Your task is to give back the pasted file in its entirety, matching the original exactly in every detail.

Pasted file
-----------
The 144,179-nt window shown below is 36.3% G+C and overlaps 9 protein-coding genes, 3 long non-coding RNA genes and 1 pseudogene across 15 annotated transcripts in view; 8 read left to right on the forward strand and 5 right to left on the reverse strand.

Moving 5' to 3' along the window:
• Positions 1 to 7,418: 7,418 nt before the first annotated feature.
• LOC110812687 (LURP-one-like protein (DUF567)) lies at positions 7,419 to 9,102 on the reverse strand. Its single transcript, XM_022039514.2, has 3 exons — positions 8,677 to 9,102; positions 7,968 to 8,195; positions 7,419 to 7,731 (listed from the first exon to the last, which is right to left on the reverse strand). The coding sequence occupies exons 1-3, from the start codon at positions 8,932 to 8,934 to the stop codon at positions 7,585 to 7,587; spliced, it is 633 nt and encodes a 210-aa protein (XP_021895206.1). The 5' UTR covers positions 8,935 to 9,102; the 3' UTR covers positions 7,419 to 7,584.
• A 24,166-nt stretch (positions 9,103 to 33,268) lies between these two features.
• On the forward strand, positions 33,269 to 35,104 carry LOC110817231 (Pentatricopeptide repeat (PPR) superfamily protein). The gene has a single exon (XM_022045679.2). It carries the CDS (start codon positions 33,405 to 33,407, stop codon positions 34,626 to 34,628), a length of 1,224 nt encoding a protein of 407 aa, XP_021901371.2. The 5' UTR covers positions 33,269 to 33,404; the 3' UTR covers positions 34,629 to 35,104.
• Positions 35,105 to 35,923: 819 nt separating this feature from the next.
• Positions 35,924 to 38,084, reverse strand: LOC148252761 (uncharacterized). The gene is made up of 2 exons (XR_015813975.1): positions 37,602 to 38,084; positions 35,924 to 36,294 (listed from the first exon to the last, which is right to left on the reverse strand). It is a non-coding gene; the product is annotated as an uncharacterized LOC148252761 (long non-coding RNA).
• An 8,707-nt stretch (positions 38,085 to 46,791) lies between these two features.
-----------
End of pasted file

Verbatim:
The 144,179-nt window shown below is 36.3% G+C and overlaps 9 protein-coding genes, 3 long non-coding RNA genes and 1 pseudogene across 15 annotated transcripts in view; 8 read left to right on the forward strand and 5 right to left on the reverse strand.

Moving 5' to 3' along the window:
• Positions 1 to 7,418: 7,418 nt before the first annotated feature.
• LOC110812687 (LURP-one-like protein (DUF567)) lies at positions 7,419 to 9,102 on the reverse strand. Its single transcript, XM_022039514.2, has 3 exons — positions 8,677 to 9,102; positions 7,968 to 8,195; positions 7,419 to 7,731 (listed from the first exon to the last, which is right to left on the reverse strand). The coding sequence occupies exons 1-3, from the start codon at positions 8,932 to 8,934 to the stop codon at positions 7,585 to 7,587; spliced, it is 633 nt and encodes a 210-aa protein (XP_021895206.1). The 5' UTR covers positions 8,935 to 9,102; the 3' UTR covers positions 7,419 to 7,584.
• A 24,166-nt stretch (positions 9,103 to 33,268) lies between these two features.
• On the forward strand, positions 33,269 to 35,104 carry LOC110817231 (Pentatricopeptide repeat (PPR) superfamily protein). The gene has a single exon (XM_022045679.2). It carries the CDS (start codon positions 33,405 to 33,407, stop codon positions 34,626 to 34,628), a length of 1,224 nt encoding a protein of 407 aa, XP_021901371.2. The 5' UTR covers positions 33,269 to 33,404; the 3' UTR covers positions 34,629 to 35,104.
• Positions 35,105 to 35,923: 819 nt separating this feature from the next.
• Positions 35,924 to 38,084, reverse strand: LOC148252761 (uncharacterized). The gene is made up of 2 exons (XR_015813975.1): positions 37,602 to 38,084; positions 35,924 to 36,294 (listed from the first exon to the last, which is right to left on the reverse strand). It is a non-coding gene; the product is annotated as an uncharacterized LOC148252761 (long non-coding RNA).
• An 8,707-nt stretch (positions 38,085 to 46,791) lies between these two features.